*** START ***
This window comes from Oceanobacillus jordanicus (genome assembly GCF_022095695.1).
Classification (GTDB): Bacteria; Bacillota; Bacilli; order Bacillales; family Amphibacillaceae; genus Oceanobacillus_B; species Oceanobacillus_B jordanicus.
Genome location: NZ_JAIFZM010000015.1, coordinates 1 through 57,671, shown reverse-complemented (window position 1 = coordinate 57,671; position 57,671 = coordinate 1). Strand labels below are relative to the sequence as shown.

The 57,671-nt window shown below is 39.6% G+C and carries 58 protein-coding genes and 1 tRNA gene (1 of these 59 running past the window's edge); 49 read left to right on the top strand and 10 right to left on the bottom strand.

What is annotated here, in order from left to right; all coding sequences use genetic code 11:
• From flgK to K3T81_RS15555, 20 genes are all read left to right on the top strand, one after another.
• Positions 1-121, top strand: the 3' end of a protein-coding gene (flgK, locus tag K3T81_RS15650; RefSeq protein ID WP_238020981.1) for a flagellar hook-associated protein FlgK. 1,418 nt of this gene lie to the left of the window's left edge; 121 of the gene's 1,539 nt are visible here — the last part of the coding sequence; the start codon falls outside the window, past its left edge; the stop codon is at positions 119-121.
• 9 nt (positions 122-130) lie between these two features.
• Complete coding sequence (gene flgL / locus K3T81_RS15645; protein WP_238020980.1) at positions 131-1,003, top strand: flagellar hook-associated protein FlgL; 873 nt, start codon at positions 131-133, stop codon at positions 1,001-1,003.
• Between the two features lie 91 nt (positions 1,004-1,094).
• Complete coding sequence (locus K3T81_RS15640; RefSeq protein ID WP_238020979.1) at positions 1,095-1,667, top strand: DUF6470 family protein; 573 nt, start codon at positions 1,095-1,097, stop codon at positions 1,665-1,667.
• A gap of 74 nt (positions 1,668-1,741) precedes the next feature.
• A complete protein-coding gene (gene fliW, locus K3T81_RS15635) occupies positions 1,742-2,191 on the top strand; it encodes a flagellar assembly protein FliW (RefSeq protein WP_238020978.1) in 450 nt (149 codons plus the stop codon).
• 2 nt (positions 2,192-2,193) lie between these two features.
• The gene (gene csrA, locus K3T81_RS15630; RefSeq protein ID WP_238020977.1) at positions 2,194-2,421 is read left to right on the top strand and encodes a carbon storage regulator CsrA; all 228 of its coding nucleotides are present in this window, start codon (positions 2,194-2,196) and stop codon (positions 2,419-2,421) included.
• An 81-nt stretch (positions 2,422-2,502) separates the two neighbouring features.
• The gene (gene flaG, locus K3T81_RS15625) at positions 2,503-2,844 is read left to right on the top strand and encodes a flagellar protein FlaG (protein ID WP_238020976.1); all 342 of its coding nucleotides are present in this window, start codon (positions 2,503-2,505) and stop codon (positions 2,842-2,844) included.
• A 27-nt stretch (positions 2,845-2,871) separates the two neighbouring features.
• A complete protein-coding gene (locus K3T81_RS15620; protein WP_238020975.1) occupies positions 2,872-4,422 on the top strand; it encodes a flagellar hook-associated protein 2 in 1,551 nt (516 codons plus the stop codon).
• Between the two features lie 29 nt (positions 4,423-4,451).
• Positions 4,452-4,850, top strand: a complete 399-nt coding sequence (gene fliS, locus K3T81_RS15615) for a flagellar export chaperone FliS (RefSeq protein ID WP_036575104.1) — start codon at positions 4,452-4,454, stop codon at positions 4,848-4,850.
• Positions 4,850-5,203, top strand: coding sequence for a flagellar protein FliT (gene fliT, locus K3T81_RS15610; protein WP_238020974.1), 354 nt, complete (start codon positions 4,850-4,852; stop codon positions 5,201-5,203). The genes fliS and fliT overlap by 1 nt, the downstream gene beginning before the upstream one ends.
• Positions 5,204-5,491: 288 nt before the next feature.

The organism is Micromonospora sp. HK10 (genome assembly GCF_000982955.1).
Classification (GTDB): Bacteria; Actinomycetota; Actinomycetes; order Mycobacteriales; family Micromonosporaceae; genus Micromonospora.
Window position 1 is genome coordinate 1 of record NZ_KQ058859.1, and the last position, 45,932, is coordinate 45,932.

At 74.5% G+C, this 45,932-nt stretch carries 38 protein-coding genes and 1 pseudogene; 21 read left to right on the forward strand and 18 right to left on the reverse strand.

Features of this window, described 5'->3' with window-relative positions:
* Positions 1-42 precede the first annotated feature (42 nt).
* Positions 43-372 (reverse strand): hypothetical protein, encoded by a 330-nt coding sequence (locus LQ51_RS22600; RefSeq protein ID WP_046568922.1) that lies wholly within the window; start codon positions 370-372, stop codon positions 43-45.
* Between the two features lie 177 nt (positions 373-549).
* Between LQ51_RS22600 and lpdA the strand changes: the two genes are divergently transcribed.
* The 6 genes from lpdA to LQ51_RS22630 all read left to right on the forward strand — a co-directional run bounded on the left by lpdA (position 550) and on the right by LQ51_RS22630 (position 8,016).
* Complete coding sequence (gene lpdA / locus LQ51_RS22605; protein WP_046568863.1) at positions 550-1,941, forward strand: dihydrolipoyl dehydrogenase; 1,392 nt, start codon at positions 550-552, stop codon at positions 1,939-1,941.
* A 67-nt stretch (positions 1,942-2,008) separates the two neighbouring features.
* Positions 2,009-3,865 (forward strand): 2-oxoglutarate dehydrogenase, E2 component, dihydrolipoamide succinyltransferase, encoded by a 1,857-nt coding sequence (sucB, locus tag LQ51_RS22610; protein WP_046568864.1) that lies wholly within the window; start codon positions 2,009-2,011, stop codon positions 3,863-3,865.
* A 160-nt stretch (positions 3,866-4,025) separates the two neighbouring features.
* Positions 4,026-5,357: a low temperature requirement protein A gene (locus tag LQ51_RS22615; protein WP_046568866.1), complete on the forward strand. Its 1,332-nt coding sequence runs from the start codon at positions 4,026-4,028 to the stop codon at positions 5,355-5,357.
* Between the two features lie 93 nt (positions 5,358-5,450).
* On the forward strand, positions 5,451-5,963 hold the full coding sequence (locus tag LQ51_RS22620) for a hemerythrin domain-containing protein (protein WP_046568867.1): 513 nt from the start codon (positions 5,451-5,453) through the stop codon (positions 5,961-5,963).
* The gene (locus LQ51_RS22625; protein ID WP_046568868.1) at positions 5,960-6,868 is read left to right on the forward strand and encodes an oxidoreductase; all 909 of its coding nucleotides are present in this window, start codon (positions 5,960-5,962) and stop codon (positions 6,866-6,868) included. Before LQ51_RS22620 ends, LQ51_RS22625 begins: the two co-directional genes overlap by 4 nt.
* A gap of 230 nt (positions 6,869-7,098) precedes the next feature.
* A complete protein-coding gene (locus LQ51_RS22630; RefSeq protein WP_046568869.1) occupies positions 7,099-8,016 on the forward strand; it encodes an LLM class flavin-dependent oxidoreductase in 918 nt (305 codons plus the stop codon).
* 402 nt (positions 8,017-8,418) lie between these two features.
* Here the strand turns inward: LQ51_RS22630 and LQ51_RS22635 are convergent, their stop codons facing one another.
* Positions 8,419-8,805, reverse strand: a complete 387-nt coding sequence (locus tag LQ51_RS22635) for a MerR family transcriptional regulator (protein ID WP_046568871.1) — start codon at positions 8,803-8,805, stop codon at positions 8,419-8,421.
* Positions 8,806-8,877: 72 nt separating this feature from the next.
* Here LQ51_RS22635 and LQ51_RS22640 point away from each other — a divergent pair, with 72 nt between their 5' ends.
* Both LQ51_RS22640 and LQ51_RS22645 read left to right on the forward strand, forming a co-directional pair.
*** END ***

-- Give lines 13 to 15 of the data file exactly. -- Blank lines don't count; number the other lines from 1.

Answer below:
• A complete protein-coding gene (gene fliW, locus K3T81_RS15635) occupies positions 1,742-2,191 on the top strand; it encodes a flagellar assembly protein FliW (RefSeq protein WP_238020978.1) in 450 nt (149 codons plus the stop codon).
• 2 nt (positions 2,192-2,193) lie between these two features.
• The gene (gene csrA, locus K3T81_RS15630; RefSeq protein ID WP_238020977.1) at positions 2,194-2,421 is read left to right on the top strand and encodes a carbon storage regulator CsrA; all 228 of its coding nucleotides are present in this window, start codon (positions 2,194-2,196) and stop codon (positions 2,419-2,421) included.